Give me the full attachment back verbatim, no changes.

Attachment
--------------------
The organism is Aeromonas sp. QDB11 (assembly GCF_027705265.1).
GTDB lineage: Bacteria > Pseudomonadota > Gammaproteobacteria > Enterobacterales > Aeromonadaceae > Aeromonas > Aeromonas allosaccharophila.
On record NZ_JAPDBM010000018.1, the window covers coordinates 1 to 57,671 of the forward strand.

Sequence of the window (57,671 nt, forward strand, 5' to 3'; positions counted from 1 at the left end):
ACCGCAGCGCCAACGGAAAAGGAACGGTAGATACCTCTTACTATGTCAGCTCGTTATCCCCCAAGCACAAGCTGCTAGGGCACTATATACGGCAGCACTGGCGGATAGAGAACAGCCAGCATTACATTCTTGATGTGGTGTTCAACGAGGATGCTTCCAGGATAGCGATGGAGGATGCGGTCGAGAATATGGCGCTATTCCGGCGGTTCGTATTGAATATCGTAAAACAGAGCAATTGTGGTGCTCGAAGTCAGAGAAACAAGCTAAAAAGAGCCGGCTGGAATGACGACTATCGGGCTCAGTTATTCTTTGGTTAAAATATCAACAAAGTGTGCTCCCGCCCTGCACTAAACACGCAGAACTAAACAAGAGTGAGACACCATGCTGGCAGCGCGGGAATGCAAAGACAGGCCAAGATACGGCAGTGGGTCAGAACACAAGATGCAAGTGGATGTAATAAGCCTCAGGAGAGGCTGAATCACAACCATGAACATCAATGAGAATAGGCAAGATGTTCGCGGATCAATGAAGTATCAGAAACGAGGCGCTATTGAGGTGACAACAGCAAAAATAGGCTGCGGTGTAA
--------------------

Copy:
The organism is Aeromonas sp. QDB11 (assembly GCF_027705265.1).
GTDB lineage: Bacteria > Pseudomonadota > Gammaproteobacteria > Enterobacterales > Aeromonadaceae > Aeromonas > Aeromonas allosaccharophila.
On record NZ_JAPDBM010000018.1, the window covers coordinates 1 to 57,671 of the forward strand.

Sequence of the window (57,671 nt, forward strand, 5' to 3'; positions counted from 1 at the left end):
ACCGCAGCGCCAACGGAAAAGGAACGGTAGATACCTCTTACTATGTCAGCTCGTTATCCCCCAAGCACAAGCTGCTAGGGCACTATATACGGCAGCACTGGCGGATAGAGAACAGCCAGCATTACATTCTTGATGTGGTGTTCAACGAGGATGCTTCCAGGATAGCGATGGAGGATGCGGTCGAGAATATGGCGCTATTCCGGCGGTTCGTATTGAATATCGTAAAACAGAGCAATTGTGGTGCTCGAAGTCAGAGAAACAAGCTAAAAAGAGCCGGCTGGAATGACGACTATCGGGCTCAGTTATTCTTTGGTTAAAATATCAACAAAGTGTGCTCCCGCCCTGCACTAAACACGCAGAACTAAACAAGAGTGAGACACCATGCTGGCAGCGCGGGAATGCAAAGACAGGCCAAGATACGGCAGTGGGTCAGAACACAAGATGCAAGTGGATGTAATAAGCCTCAGGAGAGGCTGAATCACAACCATGAACATCAATGAGAATAGGCAAGATGTTCGCGGATCAATGAAGTATCAGAAACGAGGCGCTATTGAGGTGACAACAGCAAAAATAGGCTGCGGTGTAA